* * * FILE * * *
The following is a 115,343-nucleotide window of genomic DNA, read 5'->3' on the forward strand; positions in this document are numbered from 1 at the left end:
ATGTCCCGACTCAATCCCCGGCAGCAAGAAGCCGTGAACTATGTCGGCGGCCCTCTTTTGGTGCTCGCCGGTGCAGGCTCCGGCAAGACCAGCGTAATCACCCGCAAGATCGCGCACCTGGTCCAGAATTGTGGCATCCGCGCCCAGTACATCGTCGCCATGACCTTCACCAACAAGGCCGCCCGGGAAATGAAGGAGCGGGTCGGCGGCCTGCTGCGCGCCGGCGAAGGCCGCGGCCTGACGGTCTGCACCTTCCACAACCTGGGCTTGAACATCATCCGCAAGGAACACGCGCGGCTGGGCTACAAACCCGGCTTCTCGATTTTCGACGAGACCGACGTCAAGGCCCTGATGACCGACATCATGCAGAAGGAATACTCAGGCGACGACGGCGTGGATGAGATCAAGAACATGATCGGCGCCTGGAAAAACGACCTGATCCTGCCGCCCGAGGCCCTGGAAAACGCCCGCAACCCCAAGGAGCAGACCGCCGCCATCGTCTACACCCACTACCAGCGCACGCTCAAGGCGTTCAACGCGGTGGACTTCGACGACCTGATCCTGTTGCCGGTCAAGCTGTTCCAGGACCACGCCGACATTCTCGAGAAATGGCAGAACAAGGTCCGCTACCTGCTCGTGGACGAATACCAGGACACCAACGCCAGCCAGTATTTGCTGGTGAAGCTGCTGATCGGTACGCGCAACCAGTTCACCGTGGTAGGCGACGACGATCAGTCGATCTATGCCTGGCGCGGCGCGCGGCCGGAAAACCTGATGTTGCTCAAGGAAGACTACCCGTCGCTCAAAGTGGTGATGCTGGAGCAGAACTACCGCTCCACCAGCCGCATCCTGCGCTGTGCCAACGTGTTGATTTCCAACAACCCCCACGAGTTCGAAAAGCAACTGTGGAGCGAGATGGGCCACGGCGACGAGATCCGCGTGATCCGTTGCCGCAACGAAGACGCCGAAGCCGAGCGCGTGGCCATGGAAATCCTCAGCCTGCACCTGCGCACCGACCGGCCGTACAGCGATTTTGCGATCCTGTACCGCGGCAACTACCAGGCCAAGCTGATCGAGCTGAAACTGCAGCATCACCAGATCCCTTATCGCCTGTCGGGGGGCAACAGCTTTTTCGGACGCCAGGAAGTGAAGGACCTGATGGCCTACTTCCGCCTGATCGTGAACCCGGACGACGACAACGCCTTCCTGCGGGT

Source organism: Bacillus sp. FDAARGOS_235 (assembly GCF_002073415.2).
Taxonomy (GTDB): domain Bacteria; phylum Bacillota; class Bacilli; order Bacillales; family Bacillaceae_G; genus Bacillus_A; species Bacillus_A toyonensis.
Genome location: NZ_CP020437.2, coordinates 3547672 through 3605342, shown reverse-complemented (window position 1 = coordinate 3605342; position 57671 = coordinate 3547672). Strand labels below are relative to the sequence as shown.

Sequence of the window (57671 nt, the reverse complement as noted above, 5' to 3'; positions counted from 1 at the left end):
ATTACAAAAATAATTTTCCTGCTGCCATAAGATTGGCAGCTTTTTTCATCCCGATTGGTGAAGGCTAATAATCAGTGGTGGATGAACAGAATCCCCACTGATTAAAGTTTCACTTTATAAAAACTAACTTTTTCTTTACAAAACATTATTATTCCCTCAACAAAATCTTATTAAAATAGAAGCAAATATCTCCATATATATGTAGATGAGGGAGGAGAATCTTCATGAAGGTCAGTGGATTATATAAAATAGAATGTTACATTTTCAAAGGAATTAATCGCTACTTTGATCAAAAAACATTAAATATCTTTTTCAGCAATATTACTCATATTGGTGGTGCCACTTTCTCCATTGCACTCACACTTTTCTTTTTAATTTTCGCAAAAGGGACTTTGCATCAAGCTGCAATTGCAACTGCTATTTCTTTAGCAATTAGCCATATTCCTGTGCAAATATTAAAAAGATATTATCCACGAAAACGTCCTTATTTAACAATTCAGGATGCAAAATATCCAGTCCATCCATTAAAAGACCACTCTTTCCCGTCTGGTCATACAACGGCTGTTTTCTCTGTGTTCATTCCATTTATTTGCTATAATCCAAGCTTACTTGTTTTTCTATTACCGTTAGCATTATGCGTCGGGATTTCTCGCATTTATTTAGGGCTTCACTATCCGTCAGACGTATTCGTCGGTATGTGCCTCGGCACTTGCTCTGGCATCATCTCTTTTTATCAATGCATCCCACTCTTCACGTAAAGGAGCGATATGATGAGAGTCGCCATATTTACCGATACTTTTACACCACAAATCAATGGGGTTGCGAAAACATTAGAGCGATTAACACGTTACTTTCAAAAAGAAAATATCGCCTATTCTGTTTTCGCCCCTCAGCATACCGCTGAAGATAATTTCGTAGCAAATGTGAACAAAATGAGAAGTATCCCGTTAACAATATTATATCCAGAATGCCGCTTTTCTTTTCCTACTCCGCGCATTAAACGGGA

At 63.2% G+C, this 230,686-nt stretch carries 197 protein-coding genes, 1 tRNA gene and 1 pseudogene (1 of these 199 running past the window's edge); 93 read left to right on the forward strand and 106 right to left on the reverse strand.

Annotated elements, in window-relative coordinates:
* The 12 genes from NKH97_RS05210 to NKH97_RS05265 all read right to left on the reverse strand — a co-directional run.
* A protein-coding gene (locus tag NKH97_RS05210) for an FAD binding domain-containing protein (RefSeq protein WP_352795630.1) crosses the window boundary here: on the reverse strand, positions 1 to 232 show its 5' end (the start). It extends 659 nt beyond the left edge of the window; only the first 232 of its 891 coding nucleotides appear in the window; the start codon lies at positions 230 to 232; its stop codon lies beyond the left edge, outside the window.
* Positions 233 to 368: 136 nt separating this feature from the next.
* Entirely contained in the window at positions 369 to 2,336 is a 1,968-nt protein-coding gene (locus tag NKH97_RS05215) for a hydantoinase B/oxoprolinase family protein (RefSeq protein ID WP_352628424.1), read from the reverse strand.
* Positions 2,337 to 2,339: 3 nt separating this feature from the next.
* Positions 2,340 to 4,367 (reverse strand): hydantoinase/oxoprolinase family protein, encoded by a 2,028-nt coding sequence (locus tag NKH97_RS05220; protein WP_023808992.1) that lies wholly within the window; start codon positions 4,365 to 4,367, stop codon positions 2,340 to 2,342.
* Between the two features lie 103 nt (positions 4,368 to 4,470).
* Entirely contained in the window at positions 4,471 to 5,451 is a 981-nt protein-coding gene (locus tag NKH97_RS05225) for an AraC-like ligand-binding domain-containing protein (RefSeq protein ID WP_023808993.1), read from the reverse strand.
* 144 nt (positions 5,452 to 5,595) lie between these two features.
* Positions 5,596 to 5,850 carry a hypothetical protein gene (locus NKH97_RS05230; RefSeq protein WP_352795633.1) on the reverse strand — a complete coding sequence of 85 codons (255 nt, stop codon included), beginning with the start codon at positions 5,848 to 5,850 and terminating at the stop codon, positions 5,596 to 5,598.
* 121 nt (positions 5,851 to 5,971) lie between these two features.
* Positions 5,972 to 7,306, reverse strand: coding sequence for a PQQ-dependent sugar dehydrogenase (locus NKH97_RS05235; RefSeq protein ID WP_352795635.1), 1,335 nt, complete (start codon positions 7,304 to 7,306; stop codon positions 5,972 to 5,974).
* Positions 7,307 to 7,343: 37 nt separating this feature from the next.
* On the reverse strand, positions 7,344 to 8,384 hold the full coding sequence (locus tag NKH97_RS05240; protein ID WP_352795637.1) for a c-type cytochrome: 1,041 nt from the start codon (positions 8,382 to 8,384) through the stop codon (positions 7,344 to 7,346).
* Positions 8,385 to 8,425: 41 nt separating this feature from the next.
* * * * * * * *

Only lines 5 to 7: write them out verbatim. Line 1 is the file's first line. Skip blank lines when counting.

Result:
Genome location: NZ_CP020437.2, coordinates 3547672 through 3605342, shown reverse-complemented (window position 1 = coordinate 3605342; position 57671 = coordinate 3547672). Strand labels below are relative to the sequence as shown.

Sequence of the window (57671 nt, the reverse complement as noted above, 5' to 3'; positions counted from 1 at the left end):
ATTACAAAAATAATTTTCCTGCTGCCATAAGATTGGCAGCTTTTTTCATCCCGATTGGTGAAGGCTAATAATCAGTGGTGGATGAACAGAATCCCCACTGATTAAAGTTTCACTTTATAAAAACTAACTTTTTCTTTACAAAACATTATTATTCCCTCAACAAAATCTTATTAAAATAGAAGCAAATATCTCCATATATATGTAGATGAGGGAGGAGAATCTTCATGAAGGTCAGTGGATTATATAAAATAGAATGTTACATTTTCAAAGGAATTAATCGCTACTTTGATCAAAAAACATTAAATATCTTTTTCAGCAATATTACTCATATTGGTGGTGCCACTTTCTCCATTGCACTCACACTTTTCTTTTTAATTTTCGCAAAAGGGACTTTGCATCAAGCTGCAATTGCAACTGCTATTTCTTTAGCAATTAGCCATATTCCTGTGCAAATATTAAAAAGATATTATCCACGAAAACGTCCTTATTTAACAATTCAGGATGCAAAATATCCAGTCCATCCATTAAAAGACCACTCTTTCCCGTCTGGTCATACAACGGCTGTTTTCTCTGTGTTCATTCCATTTATTTGCTATAATCCAAGCTTACTTGTTTTTCTATTACCGTTAGCATTATGCGTCGGGATTTCTCGCATTTATTTAGGGCTTCACTATCCGTCAGACGTATTCGTCGGTATGTGCCTCGGCACTTGCTCTGGCATCATCTCTTTTTATCAATGCATCCCACTCTTCACGTAAAGGAGCGATATGATGAGAGTCGCCATATTTACCGATACTTTTACACCACAAATCAATGGGGTTGCGAAAACATTAGAGCGATTAACACGTTACTTTCAAAAAGAAAATATCGCCTATTCTGTTTTCGCCCCTCAGCATACCGCTGAAGATAATTTCGTAGCAAATGTGAACAAAATGAGAAGTATCCCGTTAACAATATTATATCCAGAATGCCGCTTTTCTTTTCCTACTCCGCGCATTAAACGGGA